The novel begins with the narrator’s announcement that he is not going to die, that he is going to be the first person to beat this disease. He vows not to tell his parents (‘my chief concern, in this business, is to avoid dying in the spotlight of the parental eye’). When Muzil first hears of the disease he falls off the sofa laughing (‘a cancer that would hit only homosexuals, no, that’s too good to be true. I could just die laughing’). After the narrator suspects that he and Jules are infected, ‘this certainty changed everything ... sapped my strength while at the same time increasing it tenfold’. A large part of this new energy goes into writing: ‘when I’d learned I was going to die, I’d suddenly been seized with the desire to write every possible book – all the ones I hadn’t written yet, at the risk of writing them badly: a funny, nasty book, then a philosophical one ... and to write not only the books of my anticipated maturity but also, with the speed of light, the slowly ripened books of my old age.’ Guibert is even forced to admit that he is exhilarated by his new close proximity to death: ‘Ever since I was 12 years old ... I’ve had a thing about death.’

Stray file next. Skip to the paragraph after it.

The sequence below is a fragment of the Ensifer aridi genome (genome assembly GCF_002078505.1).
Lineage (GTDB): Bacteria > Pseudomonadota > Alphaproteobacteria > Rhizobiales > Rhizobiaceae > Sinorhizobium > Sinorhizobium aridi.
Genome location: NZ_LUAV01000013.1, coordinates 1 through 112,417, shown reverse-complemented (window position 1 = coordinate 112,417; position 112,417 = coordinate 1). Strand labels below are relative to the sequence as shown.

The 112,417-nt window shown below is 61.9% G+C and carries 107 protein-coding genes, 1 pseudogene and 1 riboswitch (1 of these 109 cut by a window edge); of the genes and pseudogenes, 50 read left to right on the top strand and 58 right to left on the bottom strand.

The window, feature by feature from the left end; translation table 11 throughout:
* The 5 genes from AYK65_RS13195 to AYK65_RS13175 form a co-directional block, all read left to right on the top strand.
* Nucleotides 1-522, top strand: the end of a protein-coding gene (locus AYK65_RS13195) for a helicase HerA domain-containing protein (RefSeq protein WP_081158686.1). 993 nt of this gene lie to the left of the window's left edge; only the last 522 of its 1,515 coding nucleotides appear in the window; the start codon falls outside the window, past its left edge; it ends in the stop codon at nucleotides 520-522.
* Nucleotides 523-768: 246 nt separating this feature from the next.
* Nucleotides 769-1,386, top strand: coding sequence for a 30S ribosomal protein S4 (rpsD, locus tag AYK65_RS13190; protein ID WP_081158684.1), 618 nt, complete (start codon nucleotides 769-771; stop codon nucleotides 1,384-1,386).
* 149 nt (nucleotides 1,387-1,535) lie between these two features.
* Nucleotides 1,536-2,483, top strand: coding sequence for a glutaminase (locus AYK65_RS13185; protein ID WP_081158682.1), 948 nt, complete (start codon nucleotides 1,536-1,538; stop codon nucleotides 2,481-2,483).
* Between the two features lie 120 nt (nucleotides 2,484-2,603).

One of the successful aspects of this book is the portrait of Foucault – something new for Guibert, the observation of someone outside the orbit of his obsessions. The worst part is the recital of grudges, the settling of scores – against Adjani, because she lets her whims interfere with his chance to earn some badly-needed money, and especially against Bill, the friend who did not save his life. The end of the book is devoted to hopes for the vaccine and efforts to corner Bill into delivering it, all to no avail. The narrator has been told that the vaccine is no longer effective if the patient has fewer than 200 T-cells; on the last page of the book the narrator has hit 200 and Bill has vanished. (The scandal caused by Guibert’s novel apparently convinced the American drug company in question not to conduct a trial for the Salk vaccine in France, which was judged to be too disputatious a nation. In any event the benefits of the vaccine are still in doubt and even its defenders now set the cut-off point not at 200 but at 600 T-cells.)